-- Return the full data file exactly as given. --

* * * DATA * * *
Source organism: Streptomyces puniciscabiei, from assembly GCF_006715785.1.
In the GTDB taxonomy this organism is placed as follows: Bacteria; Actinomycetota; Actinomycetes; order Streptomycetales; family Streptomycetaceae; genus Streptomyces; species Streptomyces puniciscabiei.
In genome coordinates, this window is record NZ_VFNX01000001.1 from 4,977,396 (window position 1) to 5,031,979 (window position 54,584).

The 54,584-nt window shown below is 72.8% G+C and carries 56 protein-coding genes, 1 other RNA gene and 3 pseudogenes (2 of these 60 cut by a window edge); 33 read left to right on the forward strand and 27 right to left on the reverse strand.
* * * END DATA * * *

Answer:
Source organism: Streptomyces puniciscabiei, from assembly GCF_006715785.1.
In the GTDB taxonomy this organism is placed as follows: Bacteria; Actinomycetota; Actinomycetes; order Streptomycetales; family Streptomycetaceae; genus Streptomyces; species Streptomyces puniciscabiei.
In genome coordinates, this window is record NZ_VFNX01000001.1 from 4,977,396 (window position 1) to 5,031,979 (window position 54,584).

The 54,584-nt window shown below is 72.8% G+C and carries 56 protein-coding genes, 1 other RNA gene and 3 pseudogenes (2 of these 60 cut by a window edge); 33 read left to right on the forward strand and 27 right to left on the reverse strand.